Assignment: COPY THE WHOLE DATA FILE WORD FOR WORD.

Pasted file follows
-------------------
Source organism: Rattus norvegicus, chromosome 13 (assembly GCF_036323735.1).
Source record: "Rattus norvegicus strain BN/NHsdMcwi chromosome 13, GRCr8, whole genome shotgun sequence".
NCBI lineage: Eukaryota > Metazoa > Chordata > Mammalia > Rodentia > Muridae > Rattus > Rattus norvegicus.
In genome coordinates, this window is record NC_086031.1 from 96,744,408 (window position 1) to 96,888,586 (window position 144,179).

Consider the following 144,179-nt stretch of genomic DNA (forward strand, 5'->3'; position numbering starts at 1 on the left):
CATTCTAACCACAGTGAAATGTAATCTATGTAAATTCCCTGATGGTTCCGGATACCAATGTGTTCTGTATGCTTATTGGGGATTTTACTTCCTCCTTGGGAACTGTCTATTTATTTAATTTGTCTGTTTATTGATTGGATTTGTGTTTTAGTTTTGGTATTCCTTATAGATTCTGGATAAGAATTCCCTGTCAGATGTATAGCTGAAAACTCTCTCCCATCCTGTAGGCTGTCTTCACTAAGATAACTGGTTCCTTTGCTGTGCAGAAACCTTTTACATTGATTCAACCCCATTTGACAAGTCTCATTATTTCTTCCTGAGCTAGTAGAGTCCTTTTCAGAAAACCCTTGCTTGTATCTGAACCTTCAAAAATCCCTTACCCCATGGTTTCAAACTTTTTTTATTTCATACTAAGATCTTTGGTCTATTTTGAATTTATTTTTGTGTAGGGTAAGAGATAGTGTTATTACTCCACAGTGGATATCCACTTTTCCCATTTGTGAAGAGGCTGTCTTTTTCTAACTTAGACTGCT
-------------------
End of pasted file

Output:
Source organism: Rattus norvegicus, chromosome 13 (assembly GCF_036323735.1).
Source record: "Rattus norvegicus strain BN/NHsdMcwi chromosome 13, GRCr8, whole genome shotgun sequence".
NCBI lineage: Eukaryota > Metazoa > Chordata > Mammalia > Rodentia > Muridae > Rattus > Rattus norvegicus.
In genome coordinates, this window is record NC_086031.1 from 96,744,408 (window position 1) to 96,888,586 (window position 144,179).

Consider the following 144,179-nt stretch of genomic DNA (forward strand, 5'->3'; position numbering starts at 1 on the left):
CATTCTAACCACAGTGAAATGTAATCTATGTAAATTCCCTGATGGTTCCGGATACCAATGTGTTCTGTATGCTTATTGGGGATTTTACTTCCTCCTTGGGAACTGTCTATTTATTTAATTTGTCTGTTTATTGATTGGATTTGTGTTTTAGTTTTGGTATTCCTTATAGATTCTGGATAAGAATTCCCTGTCAGATGTATAGCTGAAAACTCTCTCCCATCCTGTAGGCTGTCTTCACTAAGATAACTGGTTCCTTTGCTGTGCAGAAACCTTTTACATTGATTCAACCCCATTTGACAAGTCTCATTATTTCTTCCTGAGCTAGTAGAGTCCTTTTCAGAAAACCCTTGCTTGTATCTGAACCTTCAAAAATCCCTTACCCCATGGTTTCAAACTTTTTTTATTTCATACTAAGATCTTTGGTCTATTTTGAATTTATTTTTGTGTAGGGTAAGAGATAGTGTTATTACTCCACAGTGGATATCCACTTTTCCCATTTGTGAAGAGGCTGTCTTTTTCTAACTTAGACTGCT